With “Independence Day” propelling her into the conversation about domestic violence, McBride began championing causes like the Love Is Respect campaign and the Network To End Domestic Violence, and service to others became a thread running through her career that became as important to her as her music through the years. Her fans immediately followed her lead and began volunteering as well, and seeing how dedicated they were to giving back, McBride formed a global charity initiative, Team Music Is Love, to help harness that positive energy and use it in great ways.
“It started out because a group of fans initially called me to ask if they could wear my name on a T-shirt to walk in a breast cancer walk,” recalls McBride, “and it’s grown from there. And we try to do things in every city where we perform and it’s making a big impact in local communities. It’s very fan-based and it’s really unique and kind of a model that I’ve never seen before.”
The organization is hosting a mobile food pantry with One Generation Away at CMA Music Fest this year to give away thousands of pounds of food to help combat the hunger issue in Tennessee. One million Tennesseans are food insecure, with more than 400,000 Middle Tennesseans struggling to find their next meal. McBride has done drives like this before and has seen the problem firsthand.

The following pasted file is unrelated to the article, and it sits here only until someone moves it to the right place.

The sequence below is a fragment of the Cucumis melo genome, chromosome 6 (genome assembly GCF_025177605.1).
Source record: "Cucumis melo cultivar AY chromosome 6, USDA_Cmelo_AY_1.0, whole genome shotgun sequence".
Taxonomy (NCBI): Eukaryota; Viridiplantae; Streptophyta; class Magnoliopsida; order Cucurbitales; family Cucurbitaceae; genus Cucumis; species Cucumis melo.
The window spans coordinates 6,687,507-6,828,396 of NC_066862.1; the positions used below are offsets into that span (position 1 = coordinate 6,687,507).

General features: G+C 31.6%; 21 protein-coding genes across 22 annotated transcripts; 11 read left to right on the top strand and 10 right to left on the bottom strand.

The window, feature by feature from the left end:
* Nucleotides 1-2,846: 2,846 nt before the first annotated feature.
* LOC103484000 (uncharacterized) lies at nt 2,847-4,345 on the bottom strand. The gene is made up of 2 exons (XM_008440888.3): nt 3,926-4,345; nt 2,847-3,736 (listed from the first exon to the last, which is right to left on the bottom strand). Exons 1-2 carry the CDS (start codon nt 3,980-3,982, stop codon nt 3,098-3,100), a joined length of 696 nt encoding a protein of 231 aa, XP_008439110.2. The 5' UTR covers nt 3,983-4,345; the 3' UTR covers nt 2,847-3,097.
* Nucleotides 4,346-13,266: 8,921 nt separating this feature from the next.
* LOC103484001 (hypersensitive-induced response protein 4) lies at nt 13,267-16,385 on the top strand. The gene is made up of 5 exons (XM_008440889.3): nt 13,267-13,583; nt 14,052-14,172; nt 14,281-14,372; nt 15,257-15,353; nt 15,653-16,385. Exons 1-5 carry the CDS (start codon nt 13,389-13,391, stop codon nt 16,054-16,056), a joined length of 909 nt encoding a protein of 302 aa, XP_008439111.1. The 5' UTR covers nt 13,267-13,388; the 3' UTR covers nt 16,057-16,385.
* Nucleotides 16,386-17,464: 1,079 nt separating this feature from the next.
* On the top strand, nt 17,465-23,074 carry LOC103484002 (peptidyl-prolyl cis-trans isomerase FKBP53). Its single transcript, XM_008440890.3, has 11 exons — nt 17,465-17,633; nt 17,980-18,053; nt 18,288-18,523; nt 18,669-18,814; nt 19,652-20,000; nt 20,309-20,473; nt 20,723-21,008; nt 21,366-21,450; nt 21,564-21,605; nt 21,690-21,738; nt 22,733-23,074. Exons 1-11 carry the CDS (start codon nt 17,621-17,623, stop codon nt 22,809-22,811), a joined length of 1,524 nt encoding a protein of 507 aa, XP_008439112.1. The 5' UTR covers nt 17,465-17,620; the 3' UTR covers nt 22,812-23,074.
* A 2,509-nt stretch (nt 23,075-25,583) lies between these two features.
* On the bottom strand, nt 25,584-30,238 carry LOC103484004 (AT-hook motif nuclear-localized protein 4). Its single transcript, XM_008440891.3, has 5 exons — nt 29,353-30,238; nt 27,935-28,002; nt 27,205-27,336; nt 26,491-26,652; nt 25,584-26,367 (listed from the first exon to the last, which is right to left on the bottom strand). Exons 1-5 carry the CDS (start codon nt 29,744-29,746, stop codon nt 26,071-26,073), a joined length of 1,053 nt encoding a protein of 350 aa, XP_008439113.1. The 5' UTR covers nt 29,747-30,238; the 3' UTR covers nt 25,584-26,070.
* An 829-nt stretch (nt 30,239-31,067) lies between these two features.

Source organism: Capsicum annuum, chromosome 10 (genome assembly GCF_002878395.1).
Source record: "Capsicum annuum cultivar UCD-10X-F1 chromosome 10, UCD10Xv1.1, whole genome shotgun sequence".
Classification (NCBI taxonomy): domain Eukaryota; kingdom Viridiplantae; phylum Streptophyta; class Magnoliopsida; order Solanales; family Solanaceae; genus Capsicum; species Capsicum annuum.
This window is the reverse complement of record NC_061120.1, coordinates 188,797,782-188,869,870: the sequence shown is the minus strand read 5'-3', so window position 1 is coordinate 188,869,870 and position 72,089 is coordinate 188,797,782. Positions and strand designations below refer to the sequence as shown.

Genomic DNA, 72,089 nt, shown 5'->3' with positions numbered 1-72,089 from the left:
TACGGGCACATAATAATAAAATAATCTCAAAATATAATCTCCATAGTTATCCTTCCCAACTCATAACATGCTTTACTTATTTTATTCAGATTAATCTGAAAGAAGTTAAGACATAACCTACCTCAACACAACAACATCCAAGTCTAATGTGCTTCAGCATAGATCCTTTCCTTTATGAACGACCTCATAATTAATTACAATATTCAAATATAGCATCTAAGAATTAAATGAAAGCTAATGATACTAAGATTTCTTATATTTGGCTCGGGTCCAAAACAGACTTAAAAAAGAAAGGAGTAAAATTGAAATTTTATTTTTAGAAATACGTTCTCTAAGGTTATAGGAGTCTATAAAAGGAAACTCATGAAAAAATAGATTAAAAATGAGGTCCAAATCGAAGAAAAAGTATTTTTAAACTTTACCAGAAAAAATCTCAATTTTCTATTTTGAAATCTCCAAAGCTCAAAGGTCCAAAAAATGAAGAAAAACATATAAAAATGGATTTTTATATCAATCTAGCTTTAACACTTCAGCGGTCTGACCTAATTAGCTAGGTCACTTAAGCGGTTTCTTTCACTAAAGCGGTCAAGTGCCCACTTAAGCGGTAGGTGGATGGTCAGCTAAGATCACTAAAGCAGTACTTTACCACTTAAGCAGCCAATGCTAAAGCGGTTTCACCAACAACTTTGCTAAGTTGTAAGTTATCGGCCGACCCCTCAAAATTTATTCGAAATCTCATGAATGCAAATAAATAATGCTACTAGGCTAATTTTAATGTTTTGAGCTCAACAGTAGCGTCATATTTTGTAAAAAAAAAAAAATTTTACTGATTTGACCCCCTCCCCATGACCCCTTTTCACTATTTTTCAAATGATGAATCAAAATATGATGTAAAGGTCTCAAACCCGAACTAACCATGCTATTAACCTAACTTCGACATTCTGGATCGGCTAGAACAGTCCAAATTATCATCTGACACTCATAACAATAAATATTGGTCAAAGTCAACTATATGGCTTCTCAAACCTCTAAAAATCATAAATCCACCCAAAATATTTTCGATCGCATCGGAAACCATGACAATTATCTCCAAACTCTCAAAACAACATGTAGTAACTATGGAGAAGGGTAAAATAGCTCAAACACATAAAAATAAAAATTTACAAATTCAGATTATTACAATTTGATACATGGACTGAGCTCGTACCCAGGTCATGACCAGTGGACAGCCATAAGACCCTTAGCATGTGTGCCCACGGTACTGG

“It’s interesting on our Love Is Unleashed Tour we did events in every city and we focused a lot on hunger because we look at what is the greatest need in every city, and in a lot of communities that is the greatest need. People will come out and stand in the rain at 7:30 in the morning to get their food. It’s really eye opening.”
Along with charitable efforts, McBride maintains a busy touring schedule and is gearing back up to make some new music as well. Following her 2016 album Reckless, she’s will soon treat fans to a helping of new holiday music as she heads to the studio to record a new Christmas project this week. She recently teamed up with John Mellencamp for a duet on his new album Sad Clowns And Hillbillies titled “Grandview,” and enjoyed collaborating with the heartland rocker she loved on the radio.